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Opinion

It took the All Blacks one half to win Pool B

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Roar Guru
4th October, 2019
47
1933 Reads

The Springboks lost the first half of their Pool B match against the All Blacks in the 2019 Rugby World Cup badly: 3-17.

In a four-minute span, two tries were scored by New Zealand and the complexion of the game changed. Even though the Boks won the second half 10-6, the deficit was too great.

In the last four Tests between these great rivals, the margin of the final score was two points or less. A big reason for that was South Africa not letting New Zealand dominate the first half. At Newlands, in 2017, the All Blacks only scored eight points in the first half.

At Wellington in 2018, the Boks took a seven-point lead into oranges. It was 6-6 in Pretoria at half-time in the return fixture. In 2019, the 16-16 draw was preceded by a one-point Kiwi lead at the break.

Several myths exist about how the All Blacks build wins against the Boks. One is that they ‘always catch the bigger, tired Boks at the death,’ and another is that they run from all over the show.

The reality is that Bok wins over the All Blacks are almost always built on a strong first half, there is no meaningful size differential, with Rassie Erasmus in charge there is no fitness gap, and when they win, the All Blacks kick more and they kick better than South Africa.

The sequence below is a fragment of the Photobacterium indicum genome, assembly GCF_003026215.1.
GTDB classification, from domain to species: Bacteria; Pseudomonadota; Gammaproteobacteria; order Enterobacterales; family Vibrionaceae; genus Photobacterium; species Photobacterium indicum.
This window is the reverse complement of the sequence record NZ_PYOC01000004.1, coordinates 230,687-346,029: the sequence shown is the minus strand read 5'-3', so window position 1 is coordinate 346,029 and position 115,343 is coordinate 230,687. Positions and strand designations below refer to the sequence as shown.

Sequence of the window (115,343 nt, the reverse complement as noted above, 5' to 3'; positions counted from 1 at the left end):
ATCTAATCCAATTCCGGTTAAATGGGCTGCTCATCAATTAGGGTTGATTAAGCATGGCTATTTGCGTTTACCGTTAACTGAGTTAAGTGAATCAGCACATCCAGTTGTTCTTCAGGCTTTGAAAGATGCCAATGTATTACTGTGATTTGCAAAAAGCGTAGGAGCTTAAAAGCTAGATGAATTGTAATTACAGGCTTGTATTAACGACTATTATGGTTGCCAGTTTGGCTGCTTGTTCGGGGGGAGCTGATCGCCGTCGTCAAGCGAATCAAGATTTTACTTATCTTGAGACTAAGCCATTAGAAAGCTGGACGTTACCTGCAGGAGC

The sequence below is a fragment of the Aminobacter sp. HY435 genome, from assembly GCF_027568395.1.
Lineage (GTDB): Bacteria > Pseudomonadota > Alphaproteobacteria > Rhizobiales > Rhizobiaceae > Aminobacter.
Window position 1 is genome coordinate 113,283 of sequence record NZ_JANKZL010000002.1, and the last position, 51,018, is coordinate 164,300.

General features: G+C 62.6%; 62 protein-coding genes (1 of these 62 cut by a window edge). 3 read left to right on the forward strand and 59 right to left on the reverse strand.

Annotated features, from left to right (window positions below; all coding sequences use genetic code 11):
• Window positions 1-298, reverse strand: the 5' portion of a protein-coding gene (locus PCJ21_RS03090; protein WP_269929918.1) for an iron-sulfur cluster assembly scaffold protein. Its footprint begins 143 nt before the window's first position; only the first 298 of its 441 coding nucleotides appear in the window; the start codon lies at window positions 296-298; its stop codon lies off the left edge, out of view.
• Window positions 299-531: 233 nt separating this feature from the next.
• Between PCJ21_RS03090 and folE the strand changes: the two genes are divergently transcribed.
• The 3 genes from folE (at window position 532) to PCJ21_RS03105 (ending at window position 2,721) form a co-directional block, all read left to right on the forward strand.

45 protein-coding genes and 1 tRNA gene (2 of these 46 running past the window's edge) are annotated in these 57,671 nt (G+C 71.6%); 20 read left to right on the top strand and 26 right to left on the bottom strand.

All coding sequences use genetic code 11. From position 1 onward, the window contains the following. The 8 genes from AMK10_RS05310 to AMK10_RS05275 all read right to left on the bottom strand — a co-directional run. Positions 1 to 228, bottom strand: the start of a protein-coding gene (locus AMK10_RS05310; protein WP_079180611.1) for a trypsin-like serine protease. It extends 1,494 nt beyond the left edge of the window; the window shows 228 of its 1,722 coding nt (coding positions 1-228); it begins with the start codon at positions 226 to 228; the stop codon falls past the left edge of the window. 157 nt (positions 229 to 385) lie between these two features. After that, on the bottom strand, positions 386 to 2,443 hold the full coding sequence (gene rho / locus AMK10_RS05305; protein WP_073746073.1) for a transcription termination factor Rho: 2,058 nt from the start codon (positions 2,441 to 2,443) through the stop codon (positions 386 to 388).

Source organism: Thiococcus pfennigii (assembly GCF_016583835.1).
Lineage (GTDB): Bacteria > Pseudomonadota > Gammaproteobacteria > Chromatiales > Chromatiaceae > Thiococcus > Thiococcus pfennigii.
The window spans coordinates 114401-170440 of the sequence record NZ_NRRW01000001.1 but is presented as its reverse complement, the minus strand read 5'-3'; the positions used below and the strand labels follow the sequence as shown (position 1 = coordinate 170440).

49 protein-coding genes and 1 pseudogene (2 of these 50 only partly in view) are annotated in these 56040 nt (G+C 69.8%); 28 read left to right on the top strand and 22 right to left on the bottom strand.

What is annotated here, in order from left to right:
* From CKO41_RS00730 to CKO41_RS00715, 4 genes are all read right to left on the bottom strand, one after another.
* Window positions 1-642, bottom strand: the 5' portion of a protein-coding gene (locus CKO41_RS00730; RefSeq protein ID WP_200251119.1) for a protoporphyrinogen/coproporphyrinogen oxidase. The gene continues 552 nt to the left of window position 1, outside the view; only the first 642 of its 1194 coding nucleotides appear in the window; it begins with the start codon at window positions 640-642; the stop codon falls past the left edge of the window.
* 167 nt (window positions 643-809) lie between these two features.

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So, how did the All Blacks win the first half by a crucial 14 points, and take control of Pool B? With a superb kick-and-pounce game. Three All Blacks (9, 10, and 15) kicked 15 times.

Of the 15 kicks, a remarkable seven were regained by New Zealand. South Africa could not retain possession of the last six kicks in the half, and three of those lost kicks resulted in 17 All Black points. New Zealand kicked out of hand in an attacking position seven times.

If we classify each kick as having one of these outcomes: positive for New Zealand, positive for South Africa, or neutral, the breakdown is: New Zealand eight, neutral three and SA four. That’s brutally effective footy.

Number of kicks

Kicker Kicks
Richie Mo’unga 7
Aaron Smith 6
Beauden Barrett 2

Types of kicks

Category of kick Number Regained
Box kicks 4 3
Exits 4 0
Cross-kicks 2 2
Garryowens 2 1
Chips 1 0
Penalty kicked to touch 1 0
Loose ball kicked on ground 1 1